SOUTHERN NSW agronomist Barry Haskins has been recognised for his contribution to northern grains research, being awarded the 2017 Seed of Light Award by the Grains Research and Development Corporation (GRDC).
The award, which was presented today at the GRDC Grains Research Update at Wagga Wagga, recognises an individual who has made a significant contribution to communicating the importance and relevance of research outcomes to the wider grains industry.
GRDC northern panel chair John Minogue said Mr Haskins was a worthy award recipient having dedicated enormous time and effort over the years to communicate key research findings to both the grains industry and wider community.
“Barry is extremely passionate about agriculture and agricultural extension and that passion has seen him delivering knowledge and skills both within and outside his grower network,” Mr Minogue said.
“He has an extensive following across an area that traditionally hasn’t been widely serviced by extension providers and over the years, he has successfully filled that knowledge gap.
“Barry’s helped many growers reach the top of their game where they are producing a maximum amount of grain from a minimum amount of moisture.”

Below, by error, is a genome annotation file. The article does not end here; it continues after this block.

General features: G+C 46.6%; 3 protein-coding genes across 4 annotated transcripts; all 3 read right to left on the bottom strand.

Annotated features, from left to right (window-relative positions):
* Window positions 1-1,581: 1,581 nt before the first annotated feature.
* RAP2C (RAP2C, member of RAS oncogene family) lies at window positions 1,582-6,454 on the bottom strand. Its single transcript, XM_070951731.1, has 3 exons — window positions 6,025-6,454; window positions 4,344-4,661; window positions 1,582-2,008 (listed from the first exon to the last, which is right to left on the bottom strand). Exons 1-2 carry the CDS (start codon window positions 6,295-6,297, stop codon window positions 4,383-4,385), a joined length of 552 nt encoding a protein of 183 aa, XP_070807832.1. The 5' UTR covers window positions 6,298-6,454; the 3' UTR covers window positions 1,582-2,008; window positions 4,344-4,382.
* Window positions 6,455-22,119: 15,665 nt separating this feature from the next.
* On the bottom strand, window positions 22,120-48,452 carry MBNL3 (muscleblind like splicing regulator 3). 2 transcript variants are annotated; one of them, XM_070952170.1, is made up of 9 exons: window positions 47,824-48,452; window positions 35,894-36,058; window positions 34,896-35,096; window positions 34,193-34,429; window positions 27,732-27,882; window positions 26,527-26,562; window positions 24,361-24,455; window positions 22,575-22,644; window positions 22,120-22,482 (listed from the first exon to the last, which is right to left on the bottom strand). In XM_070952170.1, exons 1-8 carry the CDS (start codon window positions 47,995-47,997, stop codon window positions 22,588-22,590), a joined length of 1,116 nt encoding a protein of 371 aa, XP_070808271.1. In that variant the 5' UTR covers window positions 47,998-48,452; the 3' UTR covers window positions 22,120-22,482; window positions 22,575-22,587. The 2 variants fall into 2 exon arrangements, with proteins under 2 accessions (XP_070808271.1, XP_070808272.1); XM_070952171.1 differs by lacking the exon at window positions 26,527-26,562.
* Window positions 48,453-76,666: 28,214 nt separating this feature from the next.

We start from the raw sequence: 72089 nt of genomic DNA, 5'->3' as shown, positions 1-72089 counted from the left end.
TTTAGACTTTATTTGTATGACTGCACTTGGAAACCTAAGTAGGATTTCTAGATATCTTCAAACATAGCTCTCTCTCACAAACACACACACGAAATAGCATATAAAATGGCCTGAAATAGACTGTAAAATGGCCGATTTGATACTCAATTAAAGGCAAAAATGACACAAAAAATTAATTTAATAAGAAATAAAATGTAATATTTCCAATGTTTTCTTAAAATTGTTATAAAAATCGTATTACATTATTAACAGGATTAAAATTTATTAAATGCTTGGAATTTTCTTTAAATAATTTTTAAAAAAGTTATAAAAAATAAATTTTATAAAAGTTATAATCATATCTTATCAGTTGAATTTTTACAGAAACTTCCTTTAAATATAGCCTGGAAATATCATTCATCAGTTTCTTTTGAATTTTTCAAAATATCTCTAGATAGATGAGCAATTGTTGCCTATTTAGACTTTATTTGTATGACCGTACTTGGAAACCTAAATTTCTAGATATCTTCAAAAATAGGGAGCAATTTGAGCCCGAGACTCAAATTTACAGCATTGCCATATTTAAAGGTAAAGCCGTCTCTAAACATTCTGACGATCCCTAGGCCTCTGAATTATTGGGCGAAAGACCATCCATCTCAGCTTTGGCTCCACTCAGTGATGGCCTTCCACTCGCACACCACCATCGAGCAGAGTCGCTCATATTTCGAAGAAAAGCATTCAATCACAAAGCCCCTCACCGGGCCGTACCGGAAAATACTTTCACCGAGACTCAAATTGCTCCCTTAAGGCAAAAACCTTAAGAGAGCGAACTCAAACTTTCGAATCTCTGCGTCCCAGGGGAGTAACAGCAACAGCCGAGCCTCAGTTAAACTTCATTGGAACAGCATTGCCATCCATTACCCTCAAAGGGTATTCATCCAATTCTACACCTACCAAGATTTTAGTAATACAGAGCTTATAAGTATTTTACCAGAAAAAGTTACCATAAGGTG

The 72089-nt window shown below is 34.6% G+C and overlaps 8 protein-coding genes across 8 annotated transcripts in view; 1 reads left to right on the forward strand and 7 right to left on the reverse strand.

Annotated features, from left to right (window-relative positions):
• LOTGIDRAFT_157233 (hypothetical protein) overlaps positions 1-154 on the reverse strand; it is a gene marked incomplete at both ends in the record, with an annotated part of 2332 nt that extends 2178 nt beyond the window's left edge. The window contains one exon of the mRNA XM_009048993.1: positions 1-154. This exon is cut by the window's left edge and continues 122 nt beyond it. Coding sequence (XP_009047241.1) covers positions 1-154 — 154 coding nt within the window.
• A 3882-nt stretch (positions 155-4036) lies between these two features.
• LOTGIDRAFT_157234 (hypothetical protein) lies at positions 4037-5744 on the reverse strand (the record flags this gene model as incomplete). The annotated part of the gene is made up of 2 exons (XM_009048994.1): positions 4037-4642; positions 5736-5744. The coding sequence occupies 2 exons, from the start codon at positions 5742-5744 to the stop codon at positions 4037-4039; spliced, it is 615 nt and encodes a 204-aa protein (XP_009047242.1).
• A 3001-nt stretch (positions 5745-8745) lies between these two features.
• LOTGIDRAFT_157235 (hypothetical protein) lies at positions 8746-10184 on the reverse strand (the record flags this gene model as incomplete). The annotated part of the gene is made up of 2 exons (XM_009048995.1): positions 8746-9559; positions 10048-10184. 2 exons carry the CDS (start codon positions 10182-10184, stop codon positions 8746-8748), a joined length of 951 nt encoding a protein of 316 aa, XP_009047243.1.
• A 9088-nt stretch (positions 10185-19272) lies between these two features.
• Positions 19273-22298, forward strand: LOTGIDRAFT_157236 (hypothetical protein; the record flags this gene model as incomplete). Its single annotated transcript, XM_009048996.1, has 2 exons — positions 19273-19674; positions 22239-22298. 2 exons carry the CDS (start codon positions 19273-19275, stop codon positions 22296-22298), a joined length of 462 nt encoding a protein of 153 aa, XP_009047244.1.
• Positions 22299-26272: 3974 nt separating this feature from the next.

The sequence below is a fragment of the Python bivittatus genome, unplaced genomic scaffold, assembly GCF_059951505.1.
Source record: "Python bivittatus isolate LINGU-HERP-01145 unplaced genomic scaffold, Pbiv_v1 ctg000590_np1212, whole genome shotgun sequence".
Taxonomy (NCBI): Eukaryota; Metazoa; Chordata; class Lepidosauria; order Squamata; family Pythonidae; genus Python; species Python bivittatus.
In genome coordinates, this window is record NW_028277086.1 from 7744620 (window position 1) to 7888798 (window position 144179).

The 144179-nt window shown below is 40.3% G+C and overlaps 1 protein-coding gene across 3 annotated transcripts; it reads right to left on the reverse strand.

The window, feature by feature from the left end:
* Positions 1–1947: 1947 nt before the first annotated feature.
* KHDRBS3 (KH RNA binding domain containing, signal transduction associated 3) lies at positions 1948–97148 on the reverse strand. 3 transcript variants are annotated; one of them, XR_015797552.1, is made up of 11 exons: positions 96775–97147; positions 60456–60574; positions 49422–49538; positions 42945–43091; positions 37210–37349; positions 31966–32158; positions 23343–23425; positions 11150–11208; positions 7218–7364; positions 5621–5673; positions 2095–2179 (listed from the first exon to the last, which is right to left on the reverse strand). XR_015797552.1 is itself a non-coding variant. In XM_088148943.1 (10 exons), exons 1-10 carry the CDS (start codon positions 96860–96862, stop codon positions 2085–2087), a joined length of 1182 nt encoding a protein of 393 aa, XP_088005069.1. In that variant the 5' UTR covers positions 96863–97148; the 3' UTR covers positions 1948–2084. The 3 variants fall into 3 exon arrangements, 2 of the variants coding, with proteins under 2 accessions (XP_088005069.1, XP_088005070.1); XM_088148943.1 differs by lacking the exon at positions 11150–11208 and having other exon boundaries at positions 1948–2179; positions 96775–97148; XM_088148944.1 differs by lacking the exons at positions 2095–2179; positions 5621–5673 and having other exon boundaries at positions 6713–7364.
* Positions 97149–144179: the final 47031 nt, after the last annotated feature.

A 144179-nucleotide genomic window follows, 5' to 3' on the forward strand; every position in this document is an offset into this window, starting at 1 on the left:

Mr Haskins is a well-known figure in the NSW grains industry, having worked as a district agronomist with NSW Department of Primary Industries for 10 years before establishing AgGrow Agronomy and Research – an independent agricultural consulting and research company based at Griffith.
With an ability to work with a diverse range of people and farm businesses, Mr Haskins has built an extensive list of clients and over the years and helped raise their individual and collective production benchmarks.
He has vast experience in cropping agronomy in both irrigated and dryland agriculture and offers research-based recommendations to clients covering an area of over 200,000 hectares across the Riverina region.
He’s a passionate advocate for the role research can play in improving production efficiency and farm profitability and has been a leading figure in the move towards conservation farming practices in southern NSW over the past 15 years.
In 2008 his efforts earned him a national award by the Australian Society of Agronomy when he was named young agronomist of the year.
GRDC Grains Research Updates will continue to be held during February and March with events scheduled for Corowa on February 16, Gulargambone on February 27, Dubbo on February 28 and March 1, Goondiwindi on March 7 and 8, Condamine on March 9, Bellata on March 10 and Coolamon on March 16.
Event details are available on the GRDC website www.grdc.com.au/Research-and-Development/GRDC-Update-Dates.